PCI Security Standards Council has put together a list of four common areas that retailers often get wrong about payment security along with advice on how to address these common vulnerabilities.
Four things retailers often get wrong about payment card security
- Forgetting about basic controls. Hackers often go after the lowest hanging fruit. Weak or default passwords or using outdated anti-virus software puts a bull’s-eye on your company’s back. Don’t be an easy target- make sure to replace default passwords with strong passwords and always maintain the latest anti-virus controls.
- Believing security can be outsourced. Often times, organizations have the mentality that you can outsource security. PCI stresses that security is always a shared responsibility—it can never be outsourced. PCI SSC created a Third-Party Security Assurance Information Supplement, which includes a roadmap for organizations to help them clarify each party’s role in the payment security environment.
- Expecting EMV chip to be a cure-all. There is no doubt that EMV chip technology will deliver on its promise to button down security in the card-present POS environment. What it won’t do is protect transactions in the card-not-present (online or over the phone) environment. Implementing EMV chip doesn’t do away with the need for secure passwords, patching systems, monitoring for intrusions, using firewalls, managing access, developing secure software, educating employees, and having clear processes for the handling of sensitive payment card data—all covered in the PCI DSS.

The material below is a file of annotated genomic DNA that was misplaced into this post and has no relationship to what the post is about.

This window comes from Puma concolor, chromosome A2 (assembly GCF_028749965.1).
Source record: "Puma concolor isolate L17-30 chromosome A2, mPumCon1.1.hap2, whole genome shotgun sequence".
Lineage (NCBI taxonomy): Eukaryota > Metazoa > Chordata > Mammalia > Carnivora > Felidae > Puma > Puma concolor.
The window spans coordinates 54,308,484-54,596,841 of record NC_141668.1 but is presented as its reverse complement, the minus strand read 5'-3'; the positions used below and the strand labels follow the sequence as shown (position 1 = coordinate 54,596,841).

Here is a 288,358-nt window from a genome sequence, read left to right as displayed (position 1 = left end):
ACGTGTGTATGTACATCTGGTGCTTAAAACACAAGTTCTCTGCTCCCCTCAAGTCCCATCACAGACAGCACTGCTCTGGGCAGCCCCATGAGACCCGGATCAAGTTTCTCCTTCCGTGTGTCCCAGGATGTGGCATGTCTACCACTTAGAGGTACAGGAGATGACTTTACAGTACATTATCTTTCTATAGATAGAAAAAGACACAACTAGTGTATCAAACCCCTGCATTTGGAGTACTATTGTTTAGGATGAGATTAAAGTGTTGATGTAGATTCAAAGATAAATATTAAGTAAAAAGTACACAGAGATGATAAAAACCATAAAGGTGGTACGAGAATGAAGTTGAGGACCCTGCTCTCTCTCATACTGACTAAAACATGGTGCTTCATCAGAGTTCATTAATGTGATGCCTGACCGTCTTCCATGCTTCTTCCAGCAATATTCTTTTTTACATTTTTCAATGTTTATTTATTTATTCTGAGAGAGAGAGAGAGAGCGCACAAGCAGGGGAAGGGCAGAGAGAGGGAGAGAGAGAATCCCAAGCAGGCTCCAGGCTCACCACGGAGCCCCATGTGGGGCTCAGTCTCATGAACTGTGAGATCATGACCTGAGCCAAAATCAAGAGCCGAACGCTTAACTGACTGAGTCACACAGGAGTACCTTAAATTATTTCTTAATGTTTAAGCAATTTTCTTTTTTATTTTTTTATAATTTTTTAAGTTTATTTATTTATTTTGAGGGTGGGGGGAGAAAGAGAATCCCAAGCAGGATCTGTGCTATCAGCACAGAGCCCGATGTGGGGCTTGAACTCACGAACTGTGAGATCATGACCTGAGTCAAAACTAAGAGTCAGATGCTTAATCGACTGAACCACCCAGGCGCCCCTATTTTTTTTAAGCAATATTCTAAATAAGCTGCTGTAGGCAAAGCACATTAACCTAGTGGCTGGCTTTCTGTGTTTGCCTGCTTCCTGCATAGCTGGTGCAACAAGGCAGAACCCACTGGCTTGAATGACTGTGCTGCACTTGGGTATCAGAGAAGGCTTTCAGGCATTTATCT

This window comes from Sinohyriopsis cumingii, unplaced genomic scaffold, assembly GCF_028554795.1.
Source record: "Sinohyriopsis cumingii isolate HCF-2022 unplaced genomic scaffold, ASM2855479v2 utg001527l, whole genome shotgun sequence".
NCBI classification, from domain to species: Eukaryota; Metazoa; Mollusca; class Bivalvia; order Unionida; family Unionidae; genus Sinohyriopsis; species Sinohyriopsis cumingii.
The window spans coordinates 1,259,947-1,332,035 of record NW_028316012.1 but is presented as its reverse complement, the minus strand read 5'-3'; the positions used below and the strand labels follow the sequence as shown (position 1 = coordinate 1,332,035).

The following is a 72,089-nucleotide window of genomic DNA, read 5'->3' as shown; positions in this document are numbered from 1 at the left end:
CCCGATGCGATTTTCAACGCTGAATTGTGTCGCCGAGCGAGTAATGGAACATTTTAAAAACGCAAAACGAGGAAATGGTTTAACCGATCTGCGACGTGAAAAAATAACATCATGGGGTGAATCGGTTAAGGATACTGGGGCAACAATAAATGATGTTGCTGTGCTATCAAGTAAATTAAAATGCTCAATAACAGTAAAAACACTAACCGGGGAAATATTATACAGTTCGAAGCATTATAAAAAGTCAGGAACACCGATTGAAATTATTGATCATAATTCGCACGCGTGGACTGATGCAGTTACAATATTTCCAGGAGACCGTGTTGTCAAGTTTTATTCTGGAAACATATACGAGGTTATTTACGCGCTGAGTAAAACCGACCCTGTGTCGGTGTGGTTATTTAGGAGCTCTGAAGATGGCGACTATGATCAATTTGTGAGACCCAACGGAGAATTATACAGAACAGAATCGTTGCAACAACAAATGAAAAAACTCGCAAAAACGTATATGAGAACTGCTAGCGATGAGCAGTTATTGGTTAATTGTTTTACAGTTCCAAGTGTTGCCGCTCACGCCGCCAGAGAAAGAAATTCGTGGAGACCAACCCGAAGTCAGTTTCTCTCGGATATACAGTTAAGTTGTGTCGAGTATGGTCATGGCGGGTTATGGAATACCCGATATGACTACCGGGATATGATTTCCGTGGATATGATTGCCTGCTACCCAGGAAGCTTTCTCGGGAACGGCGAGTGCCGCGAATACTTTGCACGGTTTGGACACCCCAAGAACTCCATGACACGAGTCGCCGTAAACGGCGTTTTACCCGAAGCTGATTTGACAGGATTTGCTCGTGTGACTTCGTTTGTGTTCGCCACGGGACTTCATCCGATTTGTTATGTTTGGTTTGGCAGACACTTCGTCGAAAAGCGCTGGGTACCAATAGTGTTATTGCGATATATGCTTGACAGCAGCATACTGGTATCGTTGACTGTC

EMV chip migration is a great opportunity to look at point-of-sale (POS) device and terminal security, and for merchants to invest in equipment that provides the strongest security protections by using PCI PTS listed devices.
- Making compliance a goal over security. Organizations tend to focus on the compliances process instead of establishing long-term processes for maintaining the security of cardholder information. Ongoing security of cardholder data should be the driving objective behind all PCI DSS compliance activities, not just attaining a compliant Report on Compliance.